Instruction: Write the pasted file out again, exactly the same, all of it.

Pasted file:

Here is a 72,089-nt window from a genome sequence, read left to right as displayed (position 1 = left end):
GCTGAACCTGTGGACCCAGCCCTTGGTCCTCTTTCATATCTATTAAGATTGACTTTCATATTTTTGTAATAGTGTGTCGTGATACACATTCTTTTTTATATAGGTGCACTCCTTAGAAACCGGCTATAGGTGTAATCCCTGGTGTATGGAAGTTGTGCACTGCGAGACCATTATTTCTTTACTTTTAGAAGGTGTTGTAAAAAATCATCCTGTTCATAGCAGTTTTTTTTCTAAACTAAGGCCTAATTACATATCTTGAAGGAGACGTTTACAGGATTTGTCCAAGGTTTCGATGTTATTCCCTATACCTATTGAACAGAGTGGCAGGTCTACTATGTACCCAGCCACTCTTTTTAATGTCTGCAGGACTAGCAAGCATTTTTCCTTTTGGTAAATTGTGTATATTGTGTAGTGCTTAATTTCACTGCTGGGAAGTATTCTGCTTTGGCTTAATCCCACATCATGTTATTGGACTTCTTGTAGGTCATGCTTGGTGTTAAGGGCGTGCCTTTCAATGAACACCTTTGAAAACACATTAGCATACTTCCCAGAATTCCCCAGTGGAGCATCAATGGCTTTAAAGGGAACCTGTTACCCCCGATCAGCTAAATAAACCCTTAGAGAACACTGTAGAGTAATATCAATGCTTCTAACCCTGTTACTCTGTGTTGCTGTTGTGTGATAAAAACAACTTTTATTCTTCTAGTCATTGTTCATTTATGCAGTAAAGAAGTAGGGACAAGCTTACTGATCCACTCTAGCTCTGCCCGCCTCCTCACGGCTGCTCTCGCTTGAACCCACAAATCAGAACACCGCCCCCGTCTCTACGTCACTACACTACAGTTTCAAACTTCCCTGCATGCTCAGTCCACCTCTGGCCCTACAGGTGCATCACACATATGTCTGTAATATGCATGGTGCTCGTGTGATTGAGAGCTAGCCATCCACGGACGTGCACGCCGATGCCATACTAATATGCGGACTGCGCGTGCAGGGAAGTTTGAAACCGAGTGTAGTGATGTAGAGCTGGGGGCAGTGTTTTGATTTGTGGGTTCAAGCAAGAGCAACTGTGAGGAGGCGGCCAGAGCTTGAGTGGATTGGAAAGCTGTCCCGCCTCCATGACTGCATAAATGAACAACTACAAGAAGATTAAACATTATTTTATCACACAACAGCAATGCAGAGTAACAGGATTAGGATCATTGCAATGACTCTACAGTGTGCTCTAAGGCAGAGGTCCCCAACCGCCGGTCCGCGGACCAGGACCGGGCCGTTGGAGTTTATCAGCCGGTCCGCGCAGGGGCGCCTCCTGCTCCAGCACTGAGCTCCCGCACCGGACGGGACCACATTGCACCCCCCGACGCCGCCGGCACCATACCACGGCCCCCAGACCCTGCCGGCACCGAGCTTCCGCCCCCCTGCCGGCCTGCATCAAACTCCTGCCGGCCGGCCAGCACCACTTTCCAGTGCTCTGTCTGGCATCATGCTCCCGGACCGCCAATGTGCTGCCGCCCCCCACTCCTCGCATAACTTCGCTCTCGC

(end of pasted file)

Here is a 72,089-nt window from a genome sequence, read left to right as displayed (position 1 = left end):
GCTGAACCTGTGGACCCAGCCCTTGGTCCTCTTTCATATCTATTAAGATTGACTTTCATATTTTTGTAATAGTGTGTCGTGATACACATTCTTTTTTATATAGGTGCACTCCTTAGAAACCGGCTATAGGTGTAATCCCTGGTGTATGGAAGTTGTGCACTGCGAGACCATTATTTCTTTACTTTTAGAAGGTGTTGTAAAAAATCATCCTGTTCATAGCAGTTTTTTTTCTAAACTAAGGCCTAATTACATATCTTGAAGGAGACGTTTACAGGATTTGTCCAAGGTTTCGATGTTATTCCCTATACCTATTGAACAGAGTGGCAGGTCTACTATGTACCCAGCCACTCTTTTTAATGTCTGCAGGACTAGCAAGCATTTTTCCTTTTGGTAAATTGTGTATATTGTGTAGTGCTTAATTTCACTGCTGGGAAGTATTCTGCTTTGGCTTAATCCCACATCATGTTATTGGACTTCTTGTAGGTCATGCTTGGTGTTAAGGGCGTGCCTTTCAATGAACACCTTTGAAAACACATTAGCATACTTCCCAGAATTCCCCAGTGGAGCATCAATGGCTTTAAAGGGAACCTGTTACCCCCGATCAGCTAAATAAACCCTTAGAGAACACTGTAGAGTAATATCAATGCTTCTAACCCTGTTACTCTGTGTTGCTGTTGTGTGATAAAAACAACTTTTATTCTTCTAGTCATTGTTCATTTATGCAGTAAAGAAGTAGGGACAAGCTTACTGATCCACTCTAGCTCTGCCCGCCTCCTCACGGCTGCTCTCGCTTGAACCCACAAATCAGAACACCGCCCCCGTCTCTACGTCACTACACTACAGTTTCAAACTTCCCTGCATGCTCAGTCCACCTCTGGCCCTACAGGTGCATCACACATATGTCTGTAATATGCATGGTGCTCGTGTGATTGAGAGCTAGCCATCCACGGACGTGCACGCCGATGCCATACTAATATGCGGACTGCGCGTGCAGGGAAGTTTGAAACCGAGTGTAGTGATGTAGAGCTGGGGGCAGTGTTTTGATTTGTGGGTTCAAGCAAGAGCAACTGTGAGGAGGCGGCCAGAGCTTGAGTGGATTGGAAAGCTGTCCCGCCTCCATGACTGCATAAATGAACAACTACAAGAAGATTAAACATTATTTTATCACACAACAGCAATGCAGAGTAACAGGATTAGGATCATTGCAATGACTCTACAGTGTGCTCTAAGGCAGAGGTCCCCAACCGCCGGTCCGCGGACCAGGACCGGGCCGTTGGAGTTTATCAGCCGGTCCGCGCAGGGGCGCCTCCTGCTCCAGCACTGAGCTCCCGCACCGGACGGGACCACATTGCACCCCCCGACGCCGCCGGCACCATACCACGGCCCCCAGACCCTGCCGGCACCGAGCTTCCGCCCCCCTGCCGGCCTGCATCAAACTCCTGCCGGCCGGCCAGCACCACTTTCCAGTGCTCTGTCTGGCATCATGCTCCCGGACCGCCAATGTGCTGCCGCCCCCCACTCCTCGCATAACTTCGCTCTCGC